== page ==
This blog series is written by guest blogger and co-author James Brenza. James is the Chief Data Officer for Labor Genome. He is also Vice President, Data and Analytics Practice at Pillar Technology. He provides over 20 years of technology leadership to drive the use of data and analytics for sustainable competitive advantage.
In this series James has been talking about implementing big data and analytics programs using a composite case study to illustrate the process. Each week he will focus on one of the seven steps giving specific examples to help illustrate how the tools can be used in a very practical manner. This is the second of the series that corresponds with the seven stage implementation model (shown below). More information on that robust model is available in the Innovative Leaders Workbook for Implementing Analytics Programs by Maureen Metcalf and James Brenza (scheduled for release in August 2014).
Define the teams: When leading an analytic initiative, you can start to build your team after you’ve defined the vision and scope, and gained sponsor and stakeholder support. It’s actually more appropriate to say you can start building your teams (plural). Unlike more definitive initiatives, it’s critical to build teams that include the sponsors, steering committee, project team, extended team members, and subject matter experts. To help identify the necessary teams, you can review the data sources previously identified, the type of analytics to produce, the outcomes to be produced, and the measurements identified.
The different teams identified will serve very distinct purposes. The sponsors will be required to meet monthly to help ensure you remain aligned with the organization mission and the initiative vision. They will also be very effective at breaking down high-level barriers. The steering committee should be prepared to meet on, at least, a biweekly basis. Steering committee members that meet frequently will be uniquely positioned to more deeply understand your progress as well as help remove barriers. Another key role for the steering committee members is to provide ongoing communications and updates to sponsors and stakeholders.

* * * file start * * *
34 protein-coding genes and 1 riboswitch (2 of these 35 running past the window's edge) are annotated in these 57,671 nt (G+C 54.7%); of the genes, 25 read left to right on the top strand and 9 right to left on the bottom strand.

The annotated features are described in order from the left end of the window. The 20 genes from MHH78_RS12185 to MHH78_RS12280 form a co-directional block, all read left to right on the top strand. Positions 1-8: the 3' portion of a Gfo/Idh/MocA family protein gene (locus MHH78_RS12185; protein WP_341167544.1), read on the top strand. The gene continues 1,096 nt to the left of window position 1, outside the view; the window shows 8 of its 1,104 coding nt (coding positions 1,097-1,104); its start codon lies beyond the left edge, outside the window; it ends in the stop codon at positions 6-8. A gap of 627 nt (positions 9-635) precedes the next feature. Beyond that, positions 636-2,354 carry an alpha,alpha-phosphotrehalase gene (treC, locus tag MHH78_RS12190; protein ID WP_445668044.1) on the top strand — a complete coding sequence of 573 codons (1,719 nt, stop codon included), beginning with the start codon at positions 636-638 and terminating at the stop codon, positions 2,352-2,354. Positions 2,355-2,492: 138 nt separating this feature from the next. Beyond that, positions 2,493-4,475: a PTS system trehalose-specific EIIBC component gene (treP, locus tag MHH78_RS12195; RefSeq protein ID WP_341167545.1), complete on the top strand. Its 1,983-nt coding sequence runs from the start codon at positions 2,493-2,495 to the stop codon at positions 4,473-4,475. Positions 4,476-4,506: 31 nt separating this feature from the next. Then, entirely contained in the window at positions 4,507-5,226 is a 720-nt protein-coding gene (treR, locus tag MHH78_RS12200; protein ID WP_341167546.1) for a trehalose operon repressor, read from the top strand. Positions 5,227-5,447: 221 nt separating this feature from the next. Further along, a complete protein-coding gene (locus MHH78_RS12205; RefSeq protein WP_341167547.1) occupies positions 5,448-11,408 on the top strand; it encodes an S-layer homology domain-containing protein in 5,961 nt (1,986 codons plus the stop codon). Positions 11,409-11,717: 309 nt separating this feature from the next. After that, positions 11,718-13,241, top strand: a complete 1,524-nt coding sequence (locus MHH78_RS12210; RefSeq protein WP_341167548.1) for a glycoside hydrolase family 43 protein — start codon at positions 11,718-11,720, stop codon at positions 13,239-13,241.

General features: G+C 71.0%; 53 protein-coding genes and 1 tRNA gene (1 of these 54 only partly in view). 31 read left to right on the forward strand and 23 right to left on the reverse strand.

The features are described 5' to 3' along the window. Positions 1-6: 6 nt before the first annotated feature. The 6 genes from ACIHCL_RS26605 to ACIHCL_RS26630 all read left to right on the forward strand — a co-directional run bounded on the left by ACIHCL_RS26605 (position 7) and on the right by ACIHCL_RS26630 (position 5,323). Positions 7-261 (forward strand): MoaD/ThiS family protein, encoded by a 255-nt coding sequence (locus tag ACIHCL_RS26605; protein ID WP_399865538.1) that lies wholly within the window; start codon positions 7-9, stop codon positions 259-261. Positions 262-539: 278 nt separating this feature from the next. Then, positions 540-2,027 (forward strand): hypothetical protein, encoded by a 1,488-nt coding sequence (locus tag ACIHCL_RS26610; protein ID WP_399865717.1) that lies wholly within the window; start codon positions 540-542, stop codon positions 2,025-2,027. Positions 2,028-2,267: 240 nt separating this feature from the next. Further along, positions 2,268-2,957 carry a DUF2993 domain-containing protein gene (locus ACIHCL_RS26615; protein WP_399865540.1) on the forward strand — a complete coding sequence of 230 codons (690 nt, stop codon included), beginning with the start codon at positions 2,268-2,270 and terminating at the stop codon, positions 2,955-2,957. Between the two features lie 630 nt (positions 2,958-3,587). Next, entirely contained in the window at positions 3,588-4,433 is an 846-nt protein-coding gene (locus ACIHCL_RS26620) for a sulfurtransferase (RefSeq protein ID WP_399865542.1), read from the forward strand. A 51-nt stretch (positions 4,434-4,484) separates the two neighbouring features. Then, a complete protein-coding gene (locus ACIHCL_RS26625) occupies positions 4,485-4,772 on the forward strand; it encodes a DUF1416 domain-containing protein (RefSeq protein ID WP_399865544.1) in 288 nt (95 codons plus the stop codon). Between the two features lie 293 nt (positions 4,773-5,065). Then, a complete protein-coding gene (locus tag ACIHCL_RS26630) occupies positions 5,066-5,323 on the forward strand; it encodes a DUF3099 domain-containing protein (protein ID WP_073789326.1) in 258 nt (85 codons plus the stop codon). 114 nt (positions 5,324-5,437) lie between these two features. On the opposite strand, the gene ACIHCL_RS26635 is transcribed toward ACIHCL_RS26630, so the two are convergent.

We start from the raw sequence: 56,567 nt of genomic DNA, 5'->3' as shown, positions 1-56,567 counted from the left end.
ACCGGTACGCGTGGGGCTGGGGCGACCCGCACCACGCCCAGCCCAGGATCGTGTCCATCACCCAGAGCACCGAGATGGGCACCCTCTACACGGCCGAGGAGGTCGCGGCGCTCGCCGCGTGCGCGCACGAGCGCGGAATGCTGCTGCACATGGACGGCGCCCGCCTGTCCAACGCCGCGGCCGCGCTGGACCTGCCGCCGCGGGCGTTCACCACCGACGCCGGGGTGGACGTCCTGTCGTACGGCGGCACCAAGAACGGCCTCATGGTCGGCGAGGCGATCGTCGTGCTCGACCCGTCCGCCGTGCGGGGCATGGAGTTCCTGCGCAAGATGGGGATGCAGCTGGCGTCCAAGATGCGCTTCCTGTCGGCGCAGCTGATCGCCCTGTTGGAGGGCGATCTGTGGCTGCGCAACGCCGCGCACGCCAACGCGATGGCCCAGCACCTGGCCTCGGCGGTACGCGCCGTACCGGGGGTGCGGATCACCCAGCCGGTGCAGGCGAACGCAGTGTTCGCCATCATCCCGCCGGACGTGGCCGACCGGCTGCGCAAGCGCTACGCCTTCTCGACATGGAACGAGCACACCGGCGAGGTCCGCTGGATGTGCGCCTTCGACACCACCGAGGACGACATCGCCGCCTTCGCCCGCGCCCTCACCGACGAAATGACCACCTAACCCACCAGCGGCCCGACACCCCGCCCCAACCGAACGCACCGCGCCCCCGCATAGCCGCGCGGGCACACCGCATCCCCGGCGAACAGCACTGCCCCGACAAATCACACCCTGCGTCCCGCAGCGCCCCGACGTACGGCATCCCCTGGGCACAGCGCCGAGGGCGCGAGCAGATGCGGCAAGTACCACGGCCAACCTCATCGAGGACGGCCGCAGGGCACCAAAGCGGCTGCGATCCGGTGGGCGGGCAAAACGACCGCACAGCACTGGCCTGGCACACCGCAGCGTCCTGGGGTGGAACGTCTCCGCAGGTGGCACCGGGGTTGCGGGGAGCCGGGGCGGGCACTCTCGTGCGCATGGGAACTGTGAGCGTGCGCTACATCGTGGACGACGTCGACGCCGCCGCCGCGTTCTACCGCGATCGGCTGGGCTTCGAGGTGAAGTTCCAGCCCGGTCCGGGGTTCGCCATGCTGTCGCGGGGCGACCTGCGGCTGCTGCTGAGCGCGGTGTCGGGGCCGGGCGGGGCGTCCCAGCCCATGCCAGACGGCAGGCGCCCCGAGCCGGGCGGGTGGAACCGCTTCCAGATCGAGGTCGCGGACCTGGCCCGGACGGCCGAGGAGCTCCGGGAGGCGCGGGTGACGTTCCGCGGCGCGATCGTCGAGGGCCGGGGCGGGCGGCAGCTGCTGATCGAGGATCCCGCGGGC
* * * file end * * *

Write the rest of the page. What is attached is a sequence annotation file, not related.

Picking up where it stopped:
The core project team must absolutely embrace all of the core functions necessary to implement the initiative. This will include ingesting large volumes of data, integrating data, establishing data quality, formalizing data definitions, building analytic models, assessing the strength of the models, tuning the models, training the models, and creating the new business processes so the business value can be realized. To be successful, the core team will also need to have extended team members. The extended team members will need to include subject matter experts for the data, the IT infrastructure, the statistical models, and the business processes.
Select team members: When selecting your team members, it will help significantly to create a selection matrix. The rows of the matrix should list specifically identified team member candidates, and the columns represent key selection criteria that the members must exhibit. The selection criteria can include areas of expertise, communication, teamwork, credibility, trust, culture, commitment and developmental perspective. As you assess each team member across the selection criteria, it’s important to make sure you have adequate coverage over all columns. If a candidate has many gaps across the columns, it’s appropriate to select a different team member, or find a second representative to help augment that team member. For any gaps in the coverage for either team members or columns, the leader should consider adding or substituting team members to ensure complete coverage.